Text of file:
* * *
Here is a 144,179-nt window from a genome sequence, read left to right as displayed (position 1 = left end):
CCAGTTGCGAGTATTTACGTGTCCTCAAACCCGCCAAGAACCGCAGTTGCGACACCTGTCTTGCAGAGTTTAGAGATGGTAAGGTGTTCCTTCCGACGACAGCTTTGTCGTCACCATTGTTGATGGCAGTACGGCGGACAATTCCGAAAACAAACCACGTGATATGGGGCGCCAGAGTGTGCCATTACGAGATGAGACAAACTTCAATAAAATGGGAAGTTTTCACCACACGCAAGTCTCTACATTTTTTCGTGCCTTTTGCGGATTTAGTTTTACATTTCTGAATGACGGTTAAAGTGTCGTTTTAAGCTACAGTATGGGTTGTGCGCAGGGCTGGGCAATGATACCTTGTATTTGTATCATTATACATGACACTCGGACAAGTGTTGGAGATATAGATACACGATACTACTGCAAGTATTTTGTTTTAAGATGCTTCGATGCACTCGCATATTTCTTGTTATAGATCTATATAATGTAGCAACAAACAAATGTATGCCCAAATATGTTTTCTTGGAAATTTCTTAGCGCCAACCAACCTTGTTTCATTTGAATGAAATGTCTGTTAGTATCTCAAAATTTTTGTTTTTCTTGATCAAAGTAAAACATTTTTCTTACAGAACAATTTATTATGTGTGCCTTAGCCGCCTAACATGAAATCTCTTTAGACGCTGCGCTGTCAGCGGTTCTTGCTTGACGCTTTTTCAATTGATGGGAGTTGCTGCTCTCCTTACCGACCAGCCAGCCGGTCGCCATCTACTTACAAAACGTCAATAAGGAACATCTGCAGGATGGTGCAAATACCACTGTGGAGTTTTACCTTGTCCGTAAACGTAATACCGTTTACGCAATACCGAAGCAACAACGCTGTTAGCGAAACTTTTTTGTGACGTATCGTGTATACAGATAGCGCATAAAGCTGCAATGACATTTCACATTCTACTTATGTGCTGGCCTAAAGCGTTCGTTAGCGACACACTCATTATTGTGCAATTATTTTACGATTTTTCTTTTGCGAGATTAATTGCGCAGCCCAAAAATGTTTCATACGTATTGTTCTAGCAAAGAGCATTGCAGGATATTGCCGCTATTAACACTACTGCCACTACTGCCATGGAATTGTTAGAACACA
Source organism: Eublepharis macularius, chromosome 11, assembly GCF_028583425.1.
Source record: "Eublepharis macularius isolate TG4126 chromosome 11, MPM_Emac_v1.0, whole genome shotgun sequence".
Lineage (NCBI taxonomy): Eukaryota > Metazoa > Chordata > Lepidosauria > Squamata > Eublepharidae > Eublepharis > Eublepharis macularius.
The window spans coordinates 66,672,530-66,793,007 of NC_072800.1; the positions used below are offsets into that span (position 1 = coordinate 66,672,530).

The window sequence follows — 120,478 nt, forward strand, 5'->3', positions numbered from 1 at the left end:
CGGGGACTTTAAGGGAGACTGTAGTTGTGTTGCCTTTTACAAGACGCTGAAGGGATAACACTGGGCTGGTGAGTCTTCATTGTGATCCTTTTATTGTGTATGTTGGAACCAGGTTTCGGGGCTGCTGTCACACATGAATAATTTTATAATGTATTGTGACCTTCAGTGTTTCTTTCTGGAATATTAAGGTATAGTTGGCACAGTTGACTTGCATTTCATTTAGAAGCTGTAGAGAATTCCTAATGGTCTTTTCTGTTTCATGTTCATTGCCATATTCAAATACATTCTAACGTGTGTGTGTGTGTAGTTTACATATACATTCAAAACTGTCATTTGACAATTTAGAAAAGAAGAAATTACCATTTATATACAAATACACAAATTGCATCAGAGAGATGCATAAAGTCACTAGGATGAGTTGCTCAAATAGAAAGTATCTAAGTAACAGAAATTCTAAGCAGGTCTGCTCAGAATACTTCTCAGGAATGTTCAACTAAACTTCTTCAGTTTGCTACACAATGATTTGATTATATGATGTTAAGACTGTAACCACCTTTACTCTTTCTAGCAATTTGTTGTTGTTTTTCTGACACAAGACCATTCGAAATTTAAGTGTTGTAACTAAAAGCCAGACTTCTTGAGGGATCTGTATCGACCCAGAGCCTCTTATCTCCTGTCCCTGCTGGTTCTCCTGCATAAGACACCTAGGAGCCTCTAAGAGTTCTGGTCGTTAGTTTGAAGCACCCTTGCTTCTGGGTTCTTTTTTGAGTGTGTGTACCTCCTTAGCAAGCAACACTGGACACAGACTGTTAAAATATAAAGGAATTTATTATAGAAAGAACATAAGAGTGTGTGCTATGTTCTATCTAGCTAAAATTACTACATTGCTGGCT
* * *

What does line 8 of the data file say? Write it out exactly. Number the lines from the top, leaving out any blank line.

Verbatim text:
CGGGGACTTTAAGGGAGACTGTAGTTGTGTTGCCTTTTACAAGACGCTGAAGGGATAACACTGGGCTGGTGAGTCTTCATTGTGATCCTTTTATTGTGTATGTTGGAACCAGGTTTCGGGGCTGCTGTCACACATGAATAATTTTATAATGTATTGTGACCTTCAGTGTTTCTTTCTGGAATATTAAGGTATAGTTGGCACAGTTGACTTGCATTTCATTTAGAAGCTGTAGAGAATTCCTAATGGTCTTTTCTGTTTCATGTTCATTGCCATATTCAAATACATTCTAACGTGTGTGTGTGTGTAGTTTACATATACATTCAAAACTGTCATTTGACAATTTAGAAAAGAAGAAATTACCATTTATATACAAATACACAAATTGCATCAGAGAGATGCATAAAGTCACTAGGATGAGTTGCTCAAATAGAAAGTATCTAAGTAACAGAAATTCTAAGCAGGTCTGCTCAGAATACTTCTCAGGAATGTTCAACTAAACTTCTTCAGTTTGCTACACAATGATTTGATTATATGATGTTAAGACTGTAACCACCTTTACTCTTTCTAGCAATTTGTTGTTGTTTTTCTGACACAAGACCATTCGAAATTTAAGTGTTGTAACTAAAAGCCAGACTTCTTGAGGGATCTGTATCGACCCAGAGCCTCTTATCTCCTGTCCCTGCTGGTTCTCCTGCATAAGACACCTAGGAGCCTCTAAGAGTTCTGGTCGTTAGTTTGAAGCACCCTTGCTTCTGGGTTCTTTTTTGAGTGTGTGTACCTCCTTAGCAAGCAACACTGGACACAGACTGTTAAAATATAAAGGAATTTATTATAGAAAGAACATAAGAGTGTGTGCTATGTTCTATCTAGCTAAAATTACTACATTGCTGGCT